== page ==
This year, KHC features weekly posts related to the Smithsonian Institution traveling exhibition Hometown Teams, currently touring Kansas.
On June 21, 1925, Wichita’s Island Park ball field hosted a baseball game so strange that people are still talking about it 90 years later.
It was an unlikely match-up, to say the least: the entirely African American Wichita Monrovians baseball team versus the local Ku Klux Klan. And to add to the bizarreness, the teams hired Catholic umpires—just to make sure there was no favoritism involved.
It’s not hard to see why the Monrovians were willing to play the KKK. They were a professional baseball team, after all, with a sizeable economic stake in the local African American population, often funneling their earnings back into the community; any chance at new fans, black or white, was worth considering.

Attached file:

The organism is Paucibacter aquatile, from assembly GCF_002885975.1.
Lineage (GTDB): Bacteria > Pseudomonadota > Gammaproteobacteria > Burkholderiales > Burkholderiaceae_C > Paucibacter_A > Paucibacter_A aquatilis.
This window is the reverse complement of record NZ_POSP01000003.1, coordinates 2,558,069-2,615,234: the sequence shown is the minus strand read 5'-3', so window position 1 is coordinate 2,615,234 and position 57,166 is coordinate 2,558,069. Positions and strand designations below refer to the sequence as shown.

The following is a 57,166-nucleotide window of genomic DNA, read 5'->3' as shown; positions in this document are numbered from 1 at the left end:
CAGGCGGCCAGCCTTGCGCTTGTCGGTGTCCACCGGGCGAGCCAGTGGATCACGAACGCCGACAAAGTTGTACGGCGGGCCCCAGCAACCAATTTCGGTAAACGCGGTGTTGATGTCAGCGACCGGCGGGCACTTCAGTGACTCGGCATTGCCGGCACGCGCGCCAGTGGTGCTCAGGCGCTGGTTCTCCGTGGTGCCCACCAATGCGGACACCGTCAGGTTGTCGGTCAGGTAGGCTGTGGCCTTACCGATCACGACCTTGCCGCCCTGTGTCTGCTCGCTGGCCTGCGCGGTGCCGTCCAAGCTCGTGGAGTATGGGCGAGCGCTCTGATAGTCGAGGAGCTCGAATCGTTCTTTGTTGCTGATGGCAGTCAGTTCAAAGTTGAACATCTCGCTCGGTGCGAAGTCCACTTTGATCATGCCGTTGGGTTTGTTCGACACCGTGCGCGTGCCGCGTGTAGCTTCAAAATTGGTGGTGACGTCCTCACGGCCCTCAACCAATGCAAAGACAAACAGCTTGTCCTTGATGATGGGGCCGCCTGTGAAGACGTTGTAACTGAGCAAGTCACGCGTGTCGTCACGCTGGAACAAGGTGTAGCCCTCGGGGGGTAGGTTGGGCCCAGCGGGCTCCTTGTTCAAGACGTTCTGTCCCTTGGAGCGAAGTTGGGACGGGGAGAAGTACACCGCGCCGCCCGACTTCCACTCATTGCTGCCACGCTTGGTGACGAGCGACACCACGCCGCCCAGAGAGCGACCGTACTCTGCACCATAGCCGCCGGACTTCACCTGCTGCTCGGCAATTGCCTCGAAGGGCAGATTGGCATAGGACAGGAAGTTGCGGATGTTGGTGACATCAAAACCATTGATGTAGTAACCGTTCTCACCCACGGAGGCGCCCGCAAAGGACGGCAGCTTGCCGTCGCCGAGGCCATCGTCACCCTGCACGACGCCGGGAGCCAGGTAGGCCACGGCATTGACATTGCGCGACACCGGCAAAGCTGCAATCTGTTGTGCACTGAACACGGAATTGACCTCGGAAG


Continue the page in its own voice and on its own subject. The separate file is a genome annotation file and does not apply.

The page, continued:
Even more importantly, however, the Monrovians saw the game as a chance to demonstrate their skills in a way that could strike a subtle blow for equality both on and off the baseball diamond.
The reasoning behind the KKK’s desire to play the Monrovians is less clear. Why would white supremacists willingly compete against an all-black team when there was a chance they would lose? (Not a small chance, either: the Monrovians dominated the Colored Western League in its only year of existence. They were, by all accounts, a very good team.)
According to Only A Game, the game amounted to a public relations move for the Klan, who by 1925 were struggling to maintain a presence in Kansas:
“They were on their way out,” [Kansas historian Donna Rae] Pearson said. “…it was kind of one of those last ditch efforts to say, ‘Hey, we’re really not so bad, we’ll play with them, see?’”
It didn’t work. The Monrovians won the game, 10-8, and the Klan was officially booted from Kansas in 1927.